• type IIa fibers : are also used for strength-and-power activities, but can sustain an effort longer than the type IIx fibers can (for up to 3 minutes in highly trained athletes).

Anatomy

Muscle is composed of muscle cells (sometimes known as "muscle fibers"). Within the cells are myofibrils; myofibrils contain sarcomeres, which are composed of actin and myosin. Individual muscle cells are lined with endomysium. Muscle cells are bound together by perimysium into bundles called fascicules ; the bundles are then grouped together to form muscle, which is lined by epimysium. Muscle spindles are distributed throughout the muscles and provide feedback sensory information to the central nervous system.

Skeletal muscle is arranged in discrete groups, examples of which include the biceps brachii. It is connected by tendons to processes of the skeleton. In contrast, smooth muscle occurs at various scales in almost every organ, from the skin (in which it controls erection of body hair) to the blood vessels and digestive tract (in which it controls the caliber of a lumen and peristalsis).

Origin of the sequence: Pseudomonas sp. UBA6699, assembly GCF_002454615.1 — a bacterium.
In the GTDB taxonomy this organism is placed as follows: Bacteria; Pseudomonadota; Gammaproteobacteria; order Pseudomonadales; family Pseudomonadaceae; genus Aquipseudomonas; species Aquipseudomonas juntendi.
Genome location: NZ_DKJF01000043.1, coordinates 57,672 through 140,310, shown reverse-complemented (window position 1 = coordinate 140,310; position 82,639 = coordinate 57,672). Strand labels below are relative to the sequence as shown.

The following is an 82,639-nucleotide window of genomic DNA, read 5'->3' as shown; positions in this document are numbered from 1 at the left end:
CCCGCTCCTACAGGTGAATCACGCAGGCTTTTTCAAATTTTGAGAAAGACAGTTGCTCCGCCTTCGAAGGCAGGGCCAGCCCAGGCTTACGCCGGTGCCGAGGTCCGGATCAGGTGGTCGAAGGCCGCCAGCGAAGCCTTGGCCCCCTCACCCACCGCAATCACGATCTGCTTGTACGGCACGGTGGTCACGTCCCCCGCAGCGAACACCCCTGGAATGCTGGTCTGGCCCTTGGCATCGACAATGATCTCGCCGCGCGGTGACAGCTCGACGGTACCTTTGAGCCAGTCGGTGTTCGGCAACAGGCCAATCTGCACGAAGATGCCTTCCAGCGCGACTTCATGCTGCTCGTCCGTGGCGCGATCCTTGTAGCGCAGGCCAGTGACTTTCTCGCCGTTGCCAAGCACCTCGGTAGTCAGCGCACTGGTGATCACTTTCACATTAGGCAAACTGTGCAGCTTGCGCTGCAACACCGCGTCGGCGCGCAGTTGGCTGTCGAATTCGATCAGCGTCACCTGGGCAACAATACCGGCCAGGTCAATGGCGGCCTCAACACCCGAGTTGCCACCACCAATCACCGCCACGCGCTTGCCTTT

Physiology

See also muscle contraction

The three types of muscle have significant differences, but all use the movement of actin against myosin to produce contraction and relaxation. In skeletal muscle, contraction is stimulated by electrical impulses transmitted by the nerves, the motor nerves and motoneurons in particular. All skeletal muscle and many smooth muscle contractions are facilitated by the neurotransmitter acetylcholine.

Muscles and muscular activity account for most of the body's energy consumption. Muscles store energy for their own use in the form of glycogen, which represents about 1% of their mass. This can be rapidly converted to glucose when more energy is necessary.